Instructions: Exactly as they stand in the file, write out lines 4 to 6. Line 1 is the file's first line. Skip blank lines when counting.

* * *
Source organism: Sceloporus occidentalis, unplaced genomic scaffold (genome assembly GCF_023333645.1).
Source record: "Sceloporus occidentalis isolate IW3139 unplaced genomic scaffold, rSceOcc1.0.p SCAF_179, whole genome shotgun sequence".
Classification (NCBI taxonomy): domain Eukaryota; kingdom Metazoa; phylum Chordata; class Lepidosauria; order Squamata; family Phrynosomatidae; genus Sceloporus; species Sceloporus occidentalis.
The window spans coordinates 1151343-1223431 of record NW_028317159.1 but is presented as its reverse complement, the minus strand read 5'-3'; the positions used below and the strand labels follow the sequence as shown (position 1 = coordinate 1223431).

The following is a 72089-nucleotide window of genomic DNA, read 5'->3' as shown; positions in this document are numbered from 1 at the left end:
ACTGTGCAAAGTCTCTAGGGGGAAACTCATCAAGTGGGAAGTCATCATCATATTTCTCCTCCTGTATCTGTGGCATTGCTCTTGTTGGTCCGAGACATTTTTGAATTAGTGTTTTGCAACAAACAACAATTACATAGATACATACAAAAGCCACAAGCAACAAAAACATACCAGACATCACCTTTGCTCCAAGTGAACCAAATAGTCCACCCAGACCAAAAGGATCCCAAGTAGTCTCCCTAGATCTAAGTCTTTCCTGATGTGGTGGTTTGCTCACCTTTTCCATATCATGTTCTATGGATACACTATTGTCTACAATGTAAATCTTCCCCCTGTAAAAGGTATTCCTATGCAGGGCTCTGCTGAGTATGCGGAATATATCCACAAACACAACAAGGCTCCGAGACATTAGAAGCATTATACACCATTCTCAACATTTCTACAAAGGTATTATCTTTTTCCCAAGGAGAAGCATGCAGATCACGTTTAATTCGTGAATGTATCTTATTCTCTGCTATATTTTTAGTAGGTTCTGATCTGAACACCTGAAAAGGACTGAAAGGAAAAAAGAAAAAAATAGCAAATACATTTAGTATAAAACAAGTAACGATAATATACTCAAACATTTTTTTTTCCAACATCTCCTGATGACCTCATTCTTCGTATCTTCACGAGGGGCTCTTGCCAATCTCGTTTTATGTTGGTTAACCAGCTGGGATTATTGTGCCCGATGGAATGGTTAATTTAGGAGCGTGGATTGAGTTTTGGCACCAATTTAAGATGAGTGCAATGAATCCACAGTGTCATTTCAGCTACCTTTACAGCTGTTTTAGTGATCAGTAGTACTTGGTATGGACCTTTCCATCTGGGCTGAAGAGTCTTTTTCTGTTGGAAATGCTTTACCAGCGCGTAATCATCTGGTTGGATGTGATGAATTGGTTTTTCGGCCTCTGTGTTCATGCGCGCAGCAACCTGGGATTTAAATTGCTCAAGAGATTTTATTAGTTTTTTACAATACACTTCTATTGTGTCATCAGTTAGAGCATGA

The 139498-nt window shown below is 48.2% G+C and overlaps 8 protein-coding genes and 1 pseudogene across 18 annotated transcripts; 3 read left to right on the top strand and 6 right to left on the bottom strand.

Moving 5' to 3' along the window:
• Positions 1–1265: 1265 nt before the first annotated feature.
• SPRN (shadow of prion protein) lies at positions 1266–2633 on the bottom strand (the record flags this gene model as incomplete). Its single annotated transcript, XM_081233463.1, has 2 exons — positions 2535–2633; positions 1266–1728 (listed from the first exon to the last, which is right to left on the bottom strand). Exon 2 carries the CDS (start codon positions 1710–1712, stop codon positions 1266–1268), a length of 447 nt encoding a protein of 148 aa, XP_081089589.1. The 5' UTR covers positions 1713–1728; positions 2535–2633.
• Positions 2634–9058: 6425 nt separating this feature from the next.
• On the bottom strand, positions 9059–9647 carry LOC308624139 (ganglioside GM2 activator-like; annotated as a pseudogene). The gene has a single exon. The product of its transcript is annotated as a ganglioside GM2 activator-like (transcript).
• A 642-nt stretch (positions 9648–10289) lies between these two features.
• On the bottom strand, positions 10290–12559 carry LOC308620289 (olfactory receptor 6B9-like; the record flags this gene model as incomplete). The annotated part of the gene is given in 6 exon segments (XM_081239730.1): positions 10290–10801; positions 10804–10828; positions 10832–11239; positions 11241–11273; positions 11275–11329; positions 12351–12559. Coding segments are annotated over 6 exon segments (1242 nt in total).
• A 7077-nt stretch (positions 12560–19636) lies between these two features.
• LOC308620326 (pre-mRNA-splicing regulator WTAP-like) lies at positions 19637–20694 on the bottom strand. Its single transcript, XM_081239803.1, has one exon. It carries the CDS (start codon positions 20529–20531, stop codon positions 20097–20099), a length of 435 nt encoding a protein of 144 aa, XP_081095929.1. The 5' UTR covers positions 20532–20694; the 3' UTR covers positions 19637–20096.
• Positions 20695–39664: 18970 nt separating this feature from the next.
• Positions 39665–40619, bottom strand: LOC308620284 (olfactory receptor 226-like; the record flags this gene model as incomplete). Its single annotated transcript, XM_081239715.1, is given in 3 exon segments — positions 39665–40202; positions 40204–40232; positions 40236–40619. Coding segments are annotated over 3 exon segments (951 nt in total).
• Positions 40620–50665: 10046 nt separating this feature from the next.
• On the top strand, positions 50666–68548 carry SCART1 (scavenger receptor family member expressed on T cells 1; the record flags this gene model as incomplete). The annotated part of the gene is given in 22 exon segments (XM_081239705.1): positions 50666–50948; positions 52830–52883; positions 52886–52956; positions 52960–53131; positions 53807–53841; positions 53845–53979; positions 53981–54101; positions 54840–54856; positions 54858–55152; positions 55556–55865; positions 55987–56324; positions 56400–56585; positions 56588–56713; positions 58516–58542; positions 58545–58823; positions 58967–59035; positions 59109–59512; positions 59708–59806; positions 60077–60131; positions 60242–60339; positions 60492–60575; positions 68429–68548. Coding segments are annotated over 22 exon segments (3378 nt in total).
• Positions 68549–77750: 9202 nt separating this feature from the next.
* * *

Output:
The window spans coordinates 1151343-1223431 of record NW_028317159.1 but is presented as its reverse complement, the minus strand read 5'-3'; the positions used below and the strand labels follow the sequence as shown (position 1 = coordinate 1223431).

The following is a 72089-nucleotide window of genomic DNA, read 5'->3' as shown; positions in this document are numbered from 1 at the left end:
ACTGTGCAAAGTCTCTAGGGGGAAACTCATCAAGTGGGAAGTCATCATCATATTTCTCCTCCTGTATCTGTGGCATTGCTCTTGTTGGTCCGAGACATTTTTGAATTAGTGTTTTGCAACAAACAACAATTACATAGATACATACAAAAGCCACAAGCAACAAAAACATACCAGACATCACCTTTGCTCCAAGTGAACCAAATAGTCCACCCAGACCAAAAGGATCCCAAGTAGTCTCCCTAGATCTAAGTCTTTCCTGATGTGGTGGTTTGCTCACCTTTTCCATATCATGTTCTATGGATACACTATTGTCTACAATGTAAATCTTCCCCCTGTAAAAGGTATTCCTATGCAGGGCTCTGCTGAGTATGCGGAATATATCCACAAACACAACAAGGCTCCGAGACATTAGAAGCATTATACACCATTCTCAACATTTCTACAAAGGTATTATCTTTTTCCCAAGGAGAAGCATGCAGATCACGTTTAATTCGTGAATGTATCTTATTCTCTGCTATATTTTTAGTAGGTTCTGATCTGAACACCTGAAAAGGACTGAAAGGAAAAAAGAAAAAAATAGCAAATACATTTAGTATAAAACAAGTAACGATAATATACTCAAACATTTTTTTTTCCAACATCTCCTGATGACCTCATTCTTCGTATCTTCACGAGGGGCTCTTGCCAATCTCGTTTTATGTTGGTTAACCAGCTGGGATTATTGTGCCCGATGGAATGGTTAATTTAGGAGCGTGGATTGAGTTTTGGCACCAATTTAAGATGAGTGCAATGAATCCACAGTGTCATTTCAGCTACCTTTACAGCTGTTTTAGTGATCAGTAGTACTTGGTATGGACCTTTCCATCTGGGCTGAAGAGTCTTTTTCTGTTGGAAATGCTTTACCAGCGCGTAATCATCTGGTTGGATGTGATGAATTGGTTTTTCGGCCTCTGTGTTCATGCGCGCAGCAACCTGGGATTTAAATTGCTCAAGAGATTTTATTAGTTTTTTACAATACACTTCTATTGTGTCATCAGTTAGAGCATGA